REFILE-CANADA FX DEBT-C$ weakens as oil falls, risk appetite fades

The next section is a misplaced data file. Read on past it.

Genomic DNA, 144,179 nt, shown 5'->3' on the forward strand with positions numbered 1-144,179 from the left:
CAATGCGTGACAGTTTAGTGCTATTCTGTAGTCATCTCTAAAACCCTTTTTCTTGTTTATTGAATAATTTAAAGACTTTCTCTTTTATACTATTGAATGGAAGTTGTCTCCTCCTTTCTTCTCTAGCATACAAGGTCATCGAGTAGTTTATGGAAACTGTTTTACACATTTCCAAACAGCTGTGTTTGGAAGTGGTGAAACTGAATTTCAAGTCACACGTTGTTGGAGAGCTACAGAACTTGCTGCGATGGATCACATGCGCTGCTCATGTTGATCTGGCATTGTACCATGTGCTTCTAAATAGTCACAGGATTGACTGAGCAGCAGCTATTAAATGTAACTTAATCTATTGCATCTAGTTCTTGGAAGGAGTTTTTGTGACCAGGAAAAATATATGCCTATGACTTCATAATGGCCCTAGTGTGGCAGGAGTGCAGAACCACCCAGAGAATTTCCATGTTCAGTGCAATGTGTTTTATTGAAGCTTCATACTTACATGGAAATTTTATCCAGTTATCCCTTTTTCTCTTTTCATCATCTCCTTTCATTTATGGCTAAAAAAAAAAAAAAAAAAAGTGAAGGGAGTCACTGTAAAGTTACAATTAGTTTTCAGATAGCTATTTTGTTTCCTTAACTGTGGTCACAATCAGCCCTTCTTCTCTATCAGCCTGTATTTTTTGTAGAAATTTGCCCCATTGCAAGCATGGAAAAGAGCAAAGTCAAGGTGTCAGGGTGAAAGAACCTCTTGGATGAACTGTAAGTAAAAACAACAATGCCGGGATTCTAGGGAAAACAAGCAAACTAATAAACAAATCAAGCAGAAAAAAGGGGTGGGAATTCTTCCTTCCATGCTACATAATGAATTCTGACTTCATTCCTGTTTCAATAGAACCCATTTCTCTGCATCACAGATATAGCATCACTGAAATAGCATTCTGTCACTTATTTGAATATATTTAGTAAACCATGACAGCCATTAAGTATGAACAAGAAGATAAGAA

(Corrects day to Thursday in first paragraph) * Canadian dollar at C$1.2734, or 78.53 U.S. cents * Bond prices higher across a flatter maturity curve * 10-year yield hits lowest since Feb. 29 at 1.157 percent TORONTO, June 9 (Reuters) - The Canadian dollar weakened against its U.S. counterpart on Thursday as oil prices fell and risk appetite faded. Losses for the loonie came one day after it strengthened to a five-week high at C$1.2655 as expectations dwindled that the U.S. Federal Reserve will move to hike interest rates again soon. Oil prices fell as traders took profits after three sessions of gains, though prices remained close to their highest this year thanks to supply disruptions and a decline in U.S. crude inventories. U.S. crude prices were down 1.25 percent to $50.59 a barrel. Slippage in global stocks provided an additional headwind for the risk-sensitive commodity-linked Canadian dollar. European shares fell for a second straight day, dragged down by weakness in banking stocks as bond yields moved lower. At 9:44 a.m. EDT (1344 GMT), the Canadian dollar was trading at C$1.2734 to the greenback, or 78.53 U.S. cents, weaker than Wednesday's close of C$1.2696, or 78.76 U.S. cents. The currency's strongest level of the session was C$1.2670, while its weakest was C$1.2767. Canadian industries ran at 81.4 percent of capacity in the first quarter, up from 80.9 percent in the previous quarter and new home prices in Canada rose 0.3 percent in April from March, data from Statistics Canada showed. Canadian employment data for May will be released on Friday. The report comes after a massive wildfire last month cut production in Alberta's oil sands region. The Bank of Canada has said it expects damage from the wildfire to shave 1.25 percentage points off economic growth in the second quarter, which could put the quarter on pace for a contraction. Canadian government bond prices were higher across a flatter maturity curve in sympathy with Treasuries. The two-year price rose 4 Canadian cents to yield 0.498 percent and the benchmark 10-year climbed 42 Canadian cents to yield 1.157 percent. The 10-year yield hit its lowest since Feb. 29 at 1.157 percent. (Reporting by Fergal Smith; Editing by Meredith Mazzilli)
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